"Brown is the body I was born into. Black is the body of the stories I tell," writes Emil Bernard in her collection of essays that sets out to unearth new ways to talk about race and educate those who have not been properly exposed to the small and big ways racism thrives in America. She starts with the retelling of surviving a stabbing in a New Haven Coffee shop, then moves between stories of growing up in the South, transitioning to life in majority-white cities in the North as an adult, loving a white man and bringing him home to her family, and the process of adopting two daughters from Ethiopia. Even when her words skew toward trauma and hard truths, her visceral storytelling remains hopeful.
Killing the Black Body: Race, Reproduction, and the Meaning of Liberty by Dorothy E. Roberts
This revolutionary piece of work by Dorthy Roberts, the George A. Weiss University Professor of Law and Sociology at Penn Law School and the School of Arts & Sciences, strips back the systemic abuse of black women's bodies in the United States. Motivated by news articles in the late 1980s detailing the arrests and jailing of black women for using drugs while pregnant, Roberts dug into the history of punitive policies aimed at black women and their role in the degradation of black motherhood.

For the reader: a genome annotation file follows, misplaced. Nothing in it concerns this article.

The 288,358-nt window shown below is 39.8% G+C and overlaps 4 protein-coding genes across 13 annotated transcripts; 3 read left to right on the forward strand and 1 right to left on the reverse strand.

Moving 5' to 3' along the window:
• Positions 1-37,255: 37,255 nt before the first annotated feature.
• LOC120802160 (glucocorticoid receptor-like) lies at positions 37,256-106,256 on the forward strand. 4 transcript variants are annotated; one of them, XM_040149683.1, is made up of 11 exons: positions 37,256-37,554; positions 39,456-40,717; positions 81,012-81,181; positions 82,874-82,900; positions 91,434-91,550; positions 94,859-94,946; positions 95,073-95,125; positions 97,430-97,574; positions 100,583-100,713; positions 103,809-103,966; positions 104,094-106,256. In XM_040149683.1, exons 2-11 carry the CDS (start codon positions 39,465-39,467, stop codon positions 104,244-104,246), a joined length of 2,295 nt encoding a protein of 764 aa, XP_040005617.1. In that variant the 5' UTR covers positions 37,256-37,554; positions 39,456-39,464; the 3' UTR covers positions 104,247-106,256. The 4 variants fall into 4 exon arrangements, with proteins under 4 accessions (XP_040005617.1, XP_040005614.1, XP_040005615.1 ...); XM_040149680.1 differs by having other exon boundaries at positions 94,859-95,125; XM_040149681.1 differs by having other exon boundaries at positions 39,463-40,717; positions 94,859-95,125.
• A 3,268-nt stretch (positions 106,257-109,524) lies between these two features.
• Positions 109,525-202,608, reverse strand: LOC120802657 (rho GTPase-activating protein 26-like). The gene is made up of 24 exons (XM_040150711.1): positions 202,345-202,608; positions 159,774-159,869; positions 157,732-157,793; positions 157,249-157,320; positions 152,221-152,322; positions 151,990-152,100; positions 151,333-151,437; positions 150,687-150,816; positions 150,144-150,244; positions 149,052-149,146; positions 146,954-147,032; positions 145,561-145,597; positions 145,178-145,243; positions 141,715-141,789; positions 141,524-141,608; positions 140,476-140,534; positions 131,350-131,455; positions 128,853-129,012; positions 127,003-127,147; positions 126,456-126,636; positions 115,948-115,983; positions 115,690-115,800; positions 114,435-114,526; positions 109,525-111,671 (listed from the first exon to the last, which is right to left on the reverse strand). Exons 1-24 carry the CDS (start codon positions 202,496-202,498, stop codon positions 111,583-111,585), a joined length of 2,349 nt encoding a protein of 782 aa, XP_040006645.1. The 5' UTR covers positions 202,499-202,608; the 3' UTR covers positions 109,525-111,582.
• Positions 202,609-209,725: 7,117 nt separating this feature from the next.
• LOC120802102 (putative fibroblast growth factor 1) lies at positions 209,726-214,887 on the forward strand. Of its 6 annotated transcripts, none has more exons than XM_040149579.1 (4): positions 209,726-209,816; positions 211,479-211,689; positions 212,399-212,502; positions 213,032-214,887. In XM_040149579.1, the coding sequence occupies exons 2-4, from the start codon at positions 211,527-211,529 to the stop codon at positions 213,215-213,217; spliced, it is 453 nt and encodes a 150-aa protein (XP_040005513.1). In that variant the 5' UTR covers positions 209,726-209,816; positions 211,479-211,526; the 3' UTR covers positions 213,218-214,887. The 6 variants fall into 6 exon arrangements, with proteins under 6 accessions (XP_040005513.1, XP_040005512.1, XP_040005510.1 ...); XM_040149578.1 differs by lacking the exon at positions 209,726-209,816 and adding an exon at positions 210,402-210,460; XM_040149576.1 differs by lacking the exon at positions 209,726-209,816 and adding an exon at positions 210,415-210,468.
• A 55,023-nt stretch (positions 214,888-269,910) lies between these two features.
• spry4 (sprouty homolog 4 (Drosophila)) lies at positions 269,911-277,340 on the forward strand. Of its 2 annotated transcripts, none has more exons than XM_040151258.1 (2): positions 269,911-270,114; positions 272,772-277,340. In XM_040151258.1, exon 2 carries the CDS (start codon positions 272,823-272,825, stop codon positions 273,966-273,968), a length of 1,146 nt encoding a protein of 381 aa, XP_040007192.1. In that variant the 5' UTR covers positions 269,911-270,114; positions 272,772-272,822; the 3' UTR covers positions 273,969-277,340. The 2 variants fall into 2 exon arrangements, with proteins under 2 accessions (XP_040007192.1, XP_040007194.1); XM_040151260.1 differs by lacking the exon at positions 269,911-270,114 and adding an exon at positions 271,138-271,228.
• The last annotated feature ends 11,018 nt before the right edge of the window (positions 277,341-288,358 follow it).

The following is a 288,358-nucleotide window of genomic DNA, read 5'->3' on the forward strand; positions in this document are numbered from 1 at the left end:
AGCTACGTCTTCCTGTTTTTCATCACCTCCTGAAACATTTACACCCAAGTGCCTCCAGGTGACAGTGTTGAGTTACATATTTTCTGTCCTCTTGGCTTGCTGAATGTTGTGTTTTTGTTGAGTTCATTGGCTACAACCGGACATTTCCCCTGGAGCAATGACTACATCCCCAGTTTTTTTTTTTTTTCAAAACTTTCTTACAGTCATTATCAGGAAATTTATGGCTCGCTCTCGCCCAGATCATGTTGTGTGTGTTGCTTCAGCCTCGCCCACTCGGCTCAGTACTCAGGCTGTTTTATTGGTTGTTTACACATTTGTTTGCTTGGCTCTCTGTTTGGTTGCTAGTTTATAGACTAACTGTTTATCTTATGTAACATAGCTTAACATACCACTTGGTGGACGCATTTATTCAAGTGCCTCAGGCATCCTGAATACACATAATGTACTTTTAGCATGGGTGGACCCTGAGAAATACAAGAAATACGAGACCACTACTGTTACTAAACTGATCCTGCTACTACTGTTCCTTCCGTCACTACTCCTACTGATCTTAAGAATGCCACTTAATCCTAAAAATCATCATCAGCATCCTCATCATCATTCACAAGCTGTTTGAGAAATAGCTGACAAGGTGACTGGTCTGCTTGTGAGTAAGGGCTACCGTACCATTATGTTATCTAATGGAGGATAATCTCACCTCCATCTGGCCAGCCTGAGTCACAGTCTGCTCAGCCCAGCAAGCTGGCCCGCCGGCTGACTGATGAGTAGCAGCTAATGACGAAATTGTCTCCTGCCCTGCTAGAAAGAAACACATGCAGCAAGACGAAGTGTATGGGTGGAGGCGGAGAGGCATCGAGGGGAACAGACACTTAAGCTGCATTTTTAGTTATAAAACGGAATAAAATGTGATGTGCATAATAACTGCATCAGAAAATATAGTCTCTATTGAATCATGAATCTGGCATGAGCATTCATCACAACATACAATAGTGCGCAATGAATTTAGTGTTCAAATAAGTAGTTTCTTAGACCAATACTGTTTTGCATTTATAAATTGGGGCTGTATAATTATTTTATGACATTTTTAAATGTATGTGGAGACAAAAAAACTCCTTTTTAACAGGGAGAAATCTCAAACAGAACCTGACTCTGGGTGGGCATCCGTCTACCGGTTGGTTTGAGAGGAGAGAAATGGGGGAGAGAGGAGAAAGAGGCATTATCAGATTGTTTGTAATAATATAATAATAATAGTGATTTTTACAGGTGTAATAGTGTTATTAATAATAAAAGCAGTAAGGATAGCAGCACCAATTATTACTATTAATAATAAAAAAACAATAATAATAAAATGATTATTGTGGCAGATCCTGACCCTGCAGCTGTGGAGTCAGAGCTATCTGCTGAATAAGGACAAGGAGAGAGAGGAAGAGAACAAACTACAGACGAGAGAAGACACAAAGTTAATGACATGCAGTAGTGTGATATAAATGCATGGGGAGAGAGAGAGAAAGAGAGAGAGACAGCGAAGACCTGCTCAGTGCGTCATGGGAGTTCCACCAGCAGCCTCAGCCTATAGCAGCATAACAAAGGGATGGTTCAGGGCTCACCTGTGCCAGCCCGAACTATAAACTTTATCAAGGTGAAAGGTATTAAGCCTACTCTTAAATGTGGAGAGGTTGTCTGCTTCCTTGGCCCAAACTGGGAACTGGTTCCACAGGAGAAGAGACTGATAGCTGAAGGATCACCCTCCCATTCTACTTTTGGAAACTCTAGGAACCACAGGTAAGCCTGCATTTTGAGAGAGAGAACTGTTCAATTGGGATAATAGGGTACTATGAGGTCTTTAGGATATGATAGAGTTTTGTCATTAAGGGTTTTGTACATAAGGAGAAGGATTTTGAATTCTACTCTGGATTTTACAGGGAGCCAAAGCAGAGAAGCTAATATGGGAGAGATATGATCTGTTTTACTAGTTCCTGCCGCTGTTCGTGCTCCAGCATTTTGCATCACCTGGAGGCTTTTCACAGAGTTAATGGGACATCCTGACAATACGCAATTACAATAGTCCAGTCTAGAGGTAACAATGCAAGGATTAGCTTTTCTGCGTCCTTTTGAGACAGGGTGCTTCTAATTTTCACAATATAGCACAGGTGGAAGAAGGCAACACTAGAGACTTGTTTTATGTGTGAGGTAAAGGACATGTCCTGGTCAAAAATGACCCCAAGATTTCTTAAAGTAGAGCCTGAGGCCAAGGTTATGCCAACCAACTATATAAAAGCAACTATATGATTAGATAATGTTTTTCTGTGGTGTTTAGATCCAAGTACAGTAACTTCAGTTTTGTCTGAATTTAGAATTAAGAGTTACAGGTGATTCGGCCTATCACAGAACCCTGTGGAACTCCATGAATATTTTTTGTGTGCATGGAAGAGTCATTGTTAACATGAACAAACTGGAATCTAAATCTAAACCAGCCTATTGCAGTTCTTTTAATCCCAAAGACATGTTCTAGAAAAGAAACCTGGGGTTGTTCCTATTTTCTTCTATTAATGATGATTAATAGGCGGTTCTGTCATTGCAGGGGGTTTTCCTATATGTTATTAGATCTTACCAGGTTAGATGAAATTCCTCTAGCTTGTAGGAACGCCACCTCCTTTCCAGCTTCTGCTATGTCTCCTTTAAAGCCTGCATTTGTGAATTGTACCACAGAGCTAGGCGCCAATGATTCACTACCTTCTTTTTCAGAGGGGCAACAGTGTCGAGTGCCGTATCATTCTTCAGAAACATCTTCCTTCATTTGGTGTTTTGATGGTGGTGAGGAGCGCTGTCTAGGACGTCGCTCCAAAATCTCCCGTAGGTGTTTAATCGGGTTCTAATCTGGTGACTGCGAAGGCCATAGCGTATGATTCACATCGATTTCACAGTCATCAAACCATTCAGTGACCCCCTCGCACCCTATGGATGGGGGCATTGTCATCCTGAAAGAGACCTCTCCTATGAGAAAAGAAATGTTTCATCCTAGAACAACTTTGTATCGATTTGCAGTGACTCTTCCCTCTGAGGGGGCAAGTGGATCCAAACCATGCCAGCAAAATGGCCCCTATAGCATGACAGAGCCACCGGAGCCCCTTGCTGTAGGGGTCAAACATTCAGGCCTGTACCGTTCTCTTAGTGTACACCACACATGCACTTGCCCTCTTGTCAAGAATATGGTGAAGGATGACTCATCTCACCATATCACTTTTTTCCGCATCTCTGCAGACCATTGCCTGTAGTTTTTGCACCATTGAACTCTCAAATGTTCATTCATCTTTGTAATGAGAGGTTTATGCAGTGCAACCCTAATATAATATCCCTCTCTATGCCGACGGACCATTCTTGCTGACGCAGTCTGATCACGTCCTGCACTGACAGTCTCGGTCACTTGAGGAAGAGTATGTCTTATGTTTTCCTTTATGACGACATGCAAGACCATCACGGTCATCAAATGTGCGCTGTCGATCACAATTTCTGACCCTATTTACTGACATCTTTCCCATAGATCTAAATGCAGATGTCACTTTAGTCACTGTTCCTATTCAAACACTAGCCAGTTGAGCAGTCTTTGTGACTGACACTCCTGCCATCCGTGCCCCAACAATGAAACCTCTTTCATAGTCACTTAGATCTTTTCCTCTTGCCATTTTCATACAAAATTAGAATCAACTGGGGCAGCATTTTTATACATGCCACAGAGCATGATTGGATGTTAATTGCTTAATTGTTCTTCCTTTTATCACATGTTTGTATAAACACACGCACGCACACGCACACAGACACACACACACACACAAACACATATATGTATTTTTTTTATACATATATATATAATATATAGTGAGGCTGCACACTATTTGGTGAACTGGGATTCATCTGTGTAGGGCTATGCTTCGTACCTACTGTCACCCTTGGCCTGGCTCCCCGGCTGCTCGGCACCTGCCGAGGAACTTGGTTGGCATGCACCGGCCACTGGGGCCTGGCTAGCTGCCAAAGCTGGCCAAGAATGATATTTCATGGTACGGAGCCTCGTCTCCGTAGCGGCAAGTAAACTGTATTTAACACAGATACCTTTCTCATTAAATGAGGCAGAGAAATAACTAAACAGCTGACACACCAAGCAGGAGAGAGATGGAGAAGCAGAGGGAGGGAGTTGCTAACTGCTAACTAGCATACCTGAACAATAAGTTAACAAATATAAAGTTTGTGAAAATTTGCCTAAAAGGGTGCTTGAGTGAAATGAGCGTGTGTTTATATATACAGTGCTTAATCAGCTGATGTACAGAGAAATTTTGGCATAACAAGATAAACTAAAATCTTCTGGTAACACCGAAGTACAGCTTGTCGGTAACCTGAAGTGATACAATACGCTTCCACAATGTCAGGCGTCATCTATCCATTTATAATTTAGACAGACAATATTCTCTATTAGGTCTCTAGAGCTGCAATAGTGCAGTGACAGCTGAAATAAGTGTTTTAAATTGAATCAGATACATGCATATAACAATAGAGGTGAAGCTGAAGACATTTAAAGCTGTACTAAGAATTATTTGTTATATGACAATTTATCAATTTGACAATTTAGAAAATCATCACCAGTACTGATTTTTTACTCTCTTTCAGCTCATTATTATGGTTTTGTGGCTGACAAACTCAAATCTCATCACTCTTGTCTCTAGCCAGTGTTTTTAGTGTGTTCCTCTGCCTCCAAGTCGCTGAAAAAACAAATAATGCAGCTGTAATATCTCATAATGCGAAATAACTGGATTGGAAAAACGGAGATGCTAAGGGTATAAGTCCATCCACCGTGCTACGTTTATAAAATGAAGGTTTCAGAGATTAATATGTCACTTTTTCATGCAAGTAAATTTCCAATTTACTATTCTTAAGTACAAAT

Born a Crime by Trevor Noah
Born to a black Xhosa mother and a white Swiss father in apartheid South Africa, Trevor Noah chronicles the journey that transformed him from a mischievous little boy in South Africa to the anchor of The Daily Show in America. His raw yet witty retelling of his life through collected stories brilliantly paints a picture of what it's like navigating a damaged world and how humor and his mother's unwavering love made it possible.